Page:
We did the pumpkin thing. Two hours and five pumpkins and a bunch of boys and a wooden block of knives that, when I sent a picture, made my friend cringe.
The boys had stripped their T-shirts and were up to their elbows in orange. We now had jack-o-lanterns. Lop-sided smiles and triangle eyes and a mustache that spread across Mr. Pumpkin in a curling grin.
We also had a mess. A seeds-on-the-floor, mountains of pulp, stringy goodness everywhere kind of deal. Lonny and I were trying to get control of the kitchen again. Every ladle had been used for scooping. Markers, caps off, were covered with slime. It was easier to send the boys to the tubs, rather than have them help...
We were working in the kitchen when we heard a voice in the dining room. We peered around the corner. Zay sat at the table. He'd gotten himself a slice of banana bread from under the glass dome on the buffet. He had a paper plate. He somehow had gotten himself a mug of milk, too.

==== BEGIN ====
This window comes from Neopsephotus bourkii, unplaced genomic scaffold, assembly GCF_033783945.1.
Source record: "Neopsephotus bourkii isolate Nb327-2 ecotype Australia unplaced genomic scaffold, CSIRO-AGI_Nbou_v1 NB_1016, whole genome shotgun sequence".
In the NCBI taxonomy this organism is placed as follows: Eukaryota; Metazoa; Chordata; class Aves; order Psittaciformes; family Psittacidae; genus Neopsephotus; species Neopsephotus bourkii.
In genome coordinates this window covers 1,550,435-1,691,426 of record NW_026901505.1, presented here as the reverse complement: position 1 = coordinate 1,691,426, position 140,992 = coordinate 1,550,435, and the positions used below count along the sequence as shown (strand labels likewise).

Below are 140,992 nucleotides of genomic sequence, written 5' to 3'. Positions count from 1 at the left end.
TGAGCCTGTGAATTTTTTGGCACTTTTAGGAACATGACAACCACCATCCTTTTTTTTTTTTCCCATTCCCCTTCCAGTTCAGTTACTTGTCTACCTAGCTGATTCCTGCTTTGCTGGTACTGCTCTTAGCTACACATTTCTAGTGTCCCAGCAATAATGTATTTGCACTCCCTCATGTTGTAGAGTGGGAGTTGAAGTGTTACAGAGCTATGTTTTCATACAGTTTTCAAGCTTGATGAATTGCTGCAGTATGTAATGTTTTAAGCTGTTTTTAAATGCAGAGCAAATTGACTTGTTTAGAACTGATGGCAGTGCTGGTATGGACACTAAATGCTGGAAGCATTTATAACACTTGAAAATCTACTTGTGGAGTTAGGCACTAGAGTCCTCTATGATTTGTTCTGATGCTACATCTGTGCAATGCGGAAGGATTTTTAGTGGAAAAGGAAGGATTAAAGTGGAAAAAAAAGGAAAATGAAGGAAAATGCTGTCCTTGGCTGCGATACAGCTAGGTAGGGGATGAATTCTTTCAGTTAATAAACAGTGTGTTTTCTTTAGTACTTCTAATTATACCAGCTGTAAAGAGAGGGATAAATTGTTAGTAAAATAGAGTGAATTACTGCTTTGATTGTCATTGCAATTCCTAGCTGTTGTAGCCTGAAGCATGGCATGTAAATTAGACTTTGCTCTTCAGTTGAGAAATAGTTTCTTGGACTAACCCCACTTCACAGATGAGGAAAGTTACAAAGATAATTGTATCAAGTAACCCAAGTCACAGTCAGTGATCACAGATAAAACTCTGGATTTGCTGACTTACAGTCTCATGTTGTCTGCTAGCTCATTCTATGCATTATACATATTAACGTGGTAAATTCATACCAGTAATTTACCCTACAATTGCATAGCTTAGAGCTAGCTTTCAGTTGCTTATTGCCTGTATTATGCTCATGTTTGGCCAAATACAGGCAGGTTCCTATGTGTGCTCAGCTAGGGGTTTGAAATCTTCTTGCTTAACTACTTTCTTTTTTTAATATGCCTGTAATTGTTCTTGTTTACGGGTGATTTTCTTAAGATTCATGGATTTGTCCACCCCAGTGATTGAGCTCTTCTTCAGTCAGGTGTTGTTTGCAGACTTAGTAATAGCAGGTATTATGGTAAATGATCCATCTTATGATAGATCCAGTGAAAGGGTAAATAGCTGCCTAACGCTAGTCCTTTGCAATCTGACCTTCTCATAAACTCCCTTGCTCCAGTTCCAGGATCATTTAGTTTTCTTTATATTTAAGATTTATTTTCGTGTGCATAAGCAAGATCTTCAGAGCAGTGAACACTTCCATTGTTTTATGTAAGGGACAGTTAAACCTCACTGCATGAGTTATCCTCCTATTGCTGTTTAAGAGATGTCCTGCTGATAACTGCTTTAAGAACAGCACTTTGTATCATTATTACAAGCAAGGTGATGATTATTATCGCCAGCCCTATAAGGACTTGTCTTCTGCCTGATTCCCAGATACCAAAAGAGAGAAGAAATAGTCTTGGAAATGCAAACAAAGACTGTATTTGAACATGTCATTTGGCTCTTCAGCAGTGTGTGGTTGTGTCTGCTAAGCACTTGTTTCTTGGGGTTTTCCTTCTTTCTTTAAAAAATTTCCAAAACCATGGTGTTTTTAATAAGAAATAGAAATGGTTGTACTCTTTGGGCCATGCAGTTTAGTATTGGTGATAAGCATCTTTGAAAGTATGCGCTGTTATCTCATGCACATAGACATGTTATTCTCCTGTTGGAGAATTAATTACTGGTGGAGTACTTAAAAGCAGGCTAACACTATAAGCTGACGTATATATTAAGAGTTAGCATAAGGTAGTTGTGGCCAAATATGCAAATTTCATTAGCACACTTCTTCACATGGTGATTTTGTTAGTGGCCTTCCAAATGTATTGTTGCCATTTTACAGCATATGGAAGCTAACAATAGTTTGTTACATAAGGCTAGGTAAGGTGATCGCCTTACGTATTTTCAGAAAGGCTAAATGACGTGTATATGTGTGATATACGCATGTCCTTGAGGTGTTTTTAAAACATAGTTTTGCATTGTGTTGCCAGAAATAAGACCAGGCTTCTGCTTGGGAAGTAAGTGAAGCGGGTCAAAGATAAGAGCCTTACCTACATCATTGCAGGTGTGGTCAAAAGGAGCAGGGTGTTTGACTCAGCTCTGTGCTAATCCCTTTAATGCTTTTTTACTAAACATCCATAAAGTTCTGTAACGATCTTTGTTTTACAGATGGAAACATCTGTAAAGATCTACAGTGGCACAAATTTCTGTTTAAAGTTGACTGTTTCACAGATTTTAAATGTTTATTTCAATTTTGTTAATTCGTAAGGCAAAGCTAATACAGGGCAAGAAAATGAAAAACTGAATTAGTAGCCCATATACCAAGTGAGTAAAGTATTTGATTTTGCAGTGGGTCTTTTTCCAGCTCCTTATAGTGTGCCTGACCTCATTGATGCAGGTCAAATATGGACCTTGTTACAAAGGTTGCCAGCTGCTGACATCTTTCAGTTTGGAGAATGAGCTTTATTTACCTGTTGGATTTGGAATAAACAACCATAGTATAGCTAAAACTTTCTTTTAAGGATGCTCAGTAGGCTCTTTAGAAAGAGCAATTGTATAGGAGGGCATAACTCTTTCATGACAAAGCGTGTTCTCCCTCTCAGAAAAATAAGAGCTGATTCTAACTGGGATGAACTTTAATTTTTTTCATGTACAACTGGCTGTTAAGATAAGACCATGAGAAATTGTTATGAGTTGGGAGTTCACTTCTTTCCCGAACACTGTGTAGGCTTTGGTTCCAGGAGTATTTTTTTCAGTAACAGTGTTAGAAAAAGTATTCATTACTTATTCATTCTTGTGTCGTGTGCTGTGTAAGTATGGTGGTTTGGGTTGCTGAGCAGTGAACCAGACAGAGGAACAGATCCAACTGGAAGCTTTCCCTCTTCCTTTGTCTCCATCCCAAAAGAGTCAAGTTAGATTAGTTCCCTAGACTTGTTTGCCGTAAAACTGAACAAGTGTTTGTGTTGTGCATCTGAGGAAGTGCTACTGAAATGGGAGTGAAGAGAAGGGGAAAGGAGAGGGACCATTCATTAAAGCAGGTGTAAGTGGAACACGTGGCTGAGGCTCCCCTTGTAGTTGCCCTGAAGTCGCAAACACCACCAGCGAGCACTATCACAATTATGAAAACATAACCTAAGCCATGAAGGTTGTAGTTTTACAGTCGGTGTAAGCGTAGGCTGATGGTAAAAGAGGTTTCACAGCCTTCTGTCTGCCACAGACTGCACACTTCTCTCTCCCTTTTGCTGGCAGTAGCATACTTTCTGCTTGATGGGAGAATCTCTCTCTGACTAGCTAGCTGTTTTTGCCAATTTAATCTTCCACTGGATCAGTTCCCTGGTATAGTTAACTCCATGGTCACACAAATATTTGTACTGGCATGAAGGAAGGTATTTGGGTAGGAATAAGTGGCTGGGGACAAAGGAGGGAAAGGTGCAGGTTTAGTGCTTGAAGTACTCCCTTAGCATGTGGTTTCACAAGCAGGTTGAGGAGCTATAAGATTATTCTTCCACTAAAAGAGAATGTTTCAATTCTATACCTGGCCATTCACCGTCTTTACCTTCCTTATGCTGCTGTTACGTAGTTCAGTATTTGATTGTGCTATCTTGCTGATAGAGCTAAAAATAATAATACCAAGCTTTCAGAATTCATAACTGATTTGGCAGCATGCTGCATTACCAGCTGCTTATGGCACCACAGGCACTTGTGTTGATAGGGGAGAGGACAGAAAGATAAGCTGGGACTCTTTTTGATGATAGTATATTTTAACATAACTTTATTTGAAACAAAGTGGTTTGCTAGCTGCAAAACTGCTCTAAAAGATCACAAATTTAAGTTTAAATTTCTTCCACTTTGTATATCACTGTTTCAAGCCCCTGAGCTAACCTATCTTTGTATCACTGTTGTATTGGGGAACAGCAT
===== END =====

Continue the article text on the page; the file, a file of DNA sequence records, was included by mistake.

Right in the center of the mess.
"Sit down with me, Dad," he said. Zay smiled and nodded toward a chair. "Talk with me, Dad," he said. "Sit down and talk?"
Lonny scanned the wreckage. He glanced at the grandfather clock. He looked at the sink that bulged with dishes and the counters that would need to be scraped to come clean. Then his gaze settled on his son.
And he smiled.
"Go," I said. "Sit. Listen."
Lonny set his towel on the counter. He took a place at the table with his boy.
The clean-up work, the getting straight to bed, the stack of things to do. It didn't seem to matter that much.
Share my heart.
Sometimes from the softest voices come the strongest things.